Hall County Solicitor-General Larry Baldwin will seek an interview with Gov. Sonny Perdue in hopes of being appointed to a newly created third State Court judgeship, the prosecutor announced Saturday.
Baldwin, 39, Hall County’s chief prosecutor of misdemeanors since 2004, has long been expected to pursue the judgeship, which was created this year through local legislation passed in the General Assembly.
Baldwin, a Republican, made the brief announcement during Saturday morning’s Hall County Conservative Forum. The judgeship is a nonpartisan post.
"I’ve appreciated over the last 10 years being able to work on behalf of the people of Hall County and I’m excited about the opportunity to take this next step and be a state court judge and try to continue to serve our county," Baldwin said after the forum.
Hall County currently has two state court judges: Chief Judge Charles Wynne and B.E. Roberts. The judges hear misdemeanor criminal cases, traffic offenses and civil lawsuits, among other duties. A third judgeship was created after a recent study determined that Wynne and Roberts had the caseload of 3.7 judges.
The new county-funded judgeship will pay an annual salary of $157,000. Another $163,000 was budgeted by the county for support staff and office expenses. County officials expect the position to pay for itself through fines and fees collected in the court. Last year, Hall County’s state court brought in $3.4 million.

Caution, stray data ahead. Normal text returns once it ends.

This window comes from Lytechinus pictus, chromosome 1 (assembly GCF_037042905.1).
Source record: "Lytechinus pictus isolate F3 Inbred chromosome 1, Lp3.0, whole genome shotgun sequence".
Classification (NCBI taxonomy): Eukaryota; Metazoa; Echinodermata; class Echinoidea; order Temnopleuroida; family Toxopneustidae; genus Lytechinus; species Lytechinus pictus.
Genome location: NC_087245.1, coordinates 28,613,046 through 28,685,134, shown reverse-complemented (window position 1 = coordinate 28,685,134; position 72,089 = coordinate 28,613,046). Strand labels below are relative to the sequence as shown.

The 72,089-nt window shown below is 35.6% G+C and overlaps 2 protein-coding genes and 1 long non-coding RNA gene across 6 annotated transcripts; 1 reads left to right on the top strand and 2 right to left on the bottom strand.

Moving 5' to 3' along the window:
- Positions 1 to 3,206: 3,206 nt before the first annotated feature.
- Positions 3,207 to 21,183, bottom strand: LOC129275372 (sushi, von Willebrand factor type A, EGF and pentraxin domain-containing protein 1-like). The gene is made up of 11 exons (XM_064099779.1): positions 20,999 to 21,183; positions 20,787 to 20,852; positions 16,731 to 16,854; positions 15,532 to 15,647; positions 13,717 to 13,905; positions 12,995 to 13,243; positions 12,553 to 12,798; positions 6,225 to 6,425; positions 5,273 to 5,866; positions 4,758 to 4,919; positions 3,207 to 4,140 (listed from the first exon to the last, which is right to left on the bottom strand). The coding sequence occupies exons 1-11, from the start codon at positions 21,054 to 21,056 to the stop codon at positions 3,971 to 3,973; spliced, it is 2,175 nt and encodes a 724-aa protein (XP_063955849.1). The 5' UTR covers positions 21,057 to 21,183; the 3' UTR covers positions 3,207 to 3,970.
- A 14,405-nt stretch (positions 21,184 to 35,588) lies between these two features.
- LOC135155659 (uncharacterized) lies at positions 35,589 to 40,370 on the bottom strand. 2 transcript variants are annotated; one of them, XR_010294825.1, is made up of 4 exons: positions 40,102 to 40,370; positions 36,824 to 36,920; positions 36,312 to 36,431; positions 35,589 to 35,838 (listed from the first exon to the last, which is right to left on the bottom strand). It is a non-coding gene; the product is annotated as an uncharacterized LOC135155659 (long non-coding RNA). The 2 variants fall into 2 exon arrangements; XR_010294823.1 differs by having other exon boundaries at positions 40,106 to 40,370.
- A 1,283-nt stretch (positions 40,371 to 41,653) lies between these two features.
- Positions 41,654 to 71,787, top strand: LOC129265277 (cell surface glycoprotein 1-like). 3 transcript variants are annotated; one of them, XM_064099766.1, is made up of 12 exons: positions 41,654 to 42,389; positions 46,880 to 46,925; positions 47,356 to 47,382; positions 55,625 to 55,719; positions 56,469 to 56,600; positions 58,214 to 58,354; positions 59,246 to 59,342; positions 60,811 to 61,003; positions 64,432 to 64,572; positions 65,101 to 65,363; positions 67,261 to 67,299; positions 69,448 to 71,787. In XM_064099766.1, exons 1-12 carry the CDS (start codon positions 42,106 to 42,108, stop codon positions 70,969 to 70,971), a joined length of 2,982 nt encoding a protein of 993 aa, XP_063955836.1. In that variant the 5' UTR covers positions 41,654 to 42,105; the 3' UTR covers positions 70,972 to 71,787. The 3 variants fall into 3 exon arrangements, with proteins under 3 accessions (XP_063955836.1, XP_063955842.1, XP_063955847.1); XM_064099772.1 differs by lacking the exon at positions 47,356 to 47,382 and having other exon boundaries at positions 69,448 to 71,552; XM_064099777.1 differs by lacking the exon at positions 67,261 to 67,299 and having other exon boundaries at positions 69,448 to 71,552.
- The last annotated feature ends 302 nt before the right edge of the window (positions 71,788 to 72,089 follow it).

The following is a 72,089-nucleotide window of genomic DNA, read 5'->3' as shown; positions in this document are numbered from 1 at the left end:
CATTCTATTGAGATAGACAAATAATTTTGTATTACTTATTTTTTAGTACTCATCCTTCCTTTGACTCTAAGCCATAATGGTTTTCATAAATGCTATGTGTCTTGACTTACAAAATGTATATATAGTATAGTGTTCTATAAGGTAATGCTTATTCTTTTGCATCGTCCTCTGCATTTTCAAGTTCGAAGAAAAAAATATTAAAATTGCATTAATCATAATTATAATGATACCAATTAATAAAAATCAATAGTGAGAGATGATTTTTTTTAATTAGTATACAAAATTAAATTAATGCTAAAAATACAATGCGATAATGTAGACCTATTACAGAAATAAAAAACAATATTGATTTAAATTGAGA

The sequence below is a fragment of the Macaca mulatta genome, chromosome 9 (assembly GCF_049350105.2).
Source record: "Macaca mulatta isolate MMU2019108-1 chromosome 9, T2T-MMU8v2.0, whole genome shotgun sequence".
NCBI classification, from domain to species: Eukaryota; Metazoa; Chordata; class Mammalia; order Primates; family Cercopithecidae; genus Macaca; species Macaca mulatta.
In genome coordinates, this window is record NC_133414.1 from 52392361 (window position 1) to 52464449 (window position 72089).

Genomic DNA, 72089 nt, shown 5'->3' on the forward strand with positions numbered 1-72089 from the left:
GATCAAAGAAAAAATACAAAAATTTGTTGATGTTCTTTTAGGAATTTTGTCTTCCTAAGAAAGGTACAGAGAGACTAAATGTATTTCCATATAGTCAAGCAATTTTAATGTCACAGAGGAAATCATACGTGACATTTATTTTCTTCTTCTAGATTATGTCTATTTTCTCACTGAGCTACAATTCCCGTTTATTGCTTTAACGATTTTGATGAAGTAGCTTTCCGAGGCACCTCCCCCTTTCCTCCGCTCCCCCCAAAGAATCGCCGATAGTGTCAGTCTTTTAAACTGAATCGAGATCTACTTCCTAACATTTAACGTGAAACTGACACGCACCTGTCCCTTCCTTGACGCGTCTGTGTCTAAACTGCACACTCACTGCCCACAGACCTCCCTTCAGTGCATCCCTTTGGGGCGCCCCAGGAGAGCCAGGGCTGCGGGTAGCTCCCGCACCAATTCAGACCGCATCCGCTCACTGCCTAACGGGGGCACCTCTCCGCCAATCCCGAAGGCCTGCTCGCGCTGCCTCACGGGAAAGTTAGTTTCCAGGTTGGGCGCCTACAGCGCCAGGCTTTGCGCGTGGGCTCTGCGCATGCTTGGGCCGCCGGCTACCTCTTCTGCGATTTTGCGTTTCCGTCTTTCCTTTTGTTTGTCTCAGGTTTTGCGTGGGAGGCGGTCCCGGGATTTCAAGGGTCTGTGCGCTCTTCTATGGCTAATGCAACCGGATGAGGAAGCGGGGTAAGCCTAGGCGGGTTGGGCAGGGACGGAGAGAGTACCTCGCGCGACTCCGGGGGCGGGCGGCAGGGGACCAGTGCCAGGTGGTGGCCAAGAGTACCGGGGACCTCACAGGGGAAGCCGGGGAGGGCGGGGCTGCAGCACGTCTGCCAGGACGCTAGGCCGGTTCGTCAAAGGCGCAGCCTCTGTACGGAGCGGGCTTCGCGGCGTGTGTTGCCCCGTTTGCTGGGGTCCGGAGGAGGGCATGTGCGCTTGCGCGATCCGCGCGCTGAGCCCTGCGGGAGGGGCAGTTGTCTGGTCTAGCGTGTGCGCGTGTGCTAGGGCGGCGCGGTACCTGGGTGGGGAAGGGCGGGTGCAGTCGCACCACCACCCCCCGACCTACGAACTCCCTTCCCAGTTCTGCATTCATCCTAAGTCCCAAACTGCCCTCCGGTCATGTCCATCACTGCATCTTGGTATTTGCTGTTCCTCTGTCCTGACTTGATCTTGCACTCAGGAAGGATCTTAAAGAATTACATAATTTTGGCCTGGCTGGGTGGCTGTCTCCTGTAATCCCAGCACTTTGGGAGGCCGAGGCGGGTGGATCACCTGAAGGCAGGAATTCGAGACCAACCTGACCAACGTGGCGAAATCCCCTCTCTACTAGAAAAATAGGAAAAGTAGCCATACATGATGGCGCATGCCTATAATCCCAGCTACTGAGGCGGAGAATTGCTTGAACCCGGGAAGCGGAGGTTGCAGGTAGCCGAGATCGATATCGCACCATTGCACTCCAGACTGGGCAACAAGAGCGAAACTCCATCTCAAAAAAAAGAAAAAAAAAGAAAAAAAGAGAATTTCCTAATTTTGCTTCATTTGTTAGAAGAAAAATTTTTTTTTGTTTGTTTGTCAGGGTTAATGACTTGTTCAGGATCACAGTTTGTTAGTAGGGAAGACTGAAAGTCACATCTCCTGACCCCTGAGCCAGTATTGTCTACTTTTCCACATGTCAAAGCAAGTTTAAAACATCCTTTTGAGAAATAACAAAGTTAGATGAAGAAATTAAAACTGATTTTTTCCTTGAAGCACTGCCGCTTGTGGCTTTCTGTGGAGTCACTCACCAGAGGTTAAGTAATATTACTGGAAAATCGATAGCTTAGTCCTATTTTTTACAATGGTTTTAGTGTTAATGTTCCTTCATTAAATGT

Baldwin is the first local attorney to make his interest in the judgeship publicly known. The state Judicial Nominating Commission sent out a letter to members of the local bar this month requesting nominations to the post by June 24. Nominees must submit questionnaires to the panel by July 14 and the commission will interview applicants on July 21. A short list will be sent to the governor sometime after that.
Perdue could interview between two and five nominees for the judgeship before making the appointment. The new judge would then stand for re-election in 2010 for a full four-year term.
If Baldwin were to win the appointment, it would create a vacancy in the Solicitor-General’s office, also an elected position. Perdue would have to appoint a prosecutor to serve out the next two years before the appointee stood for election in 2010.
A number of local attorneys are believed to be interested in the solicitor’s position.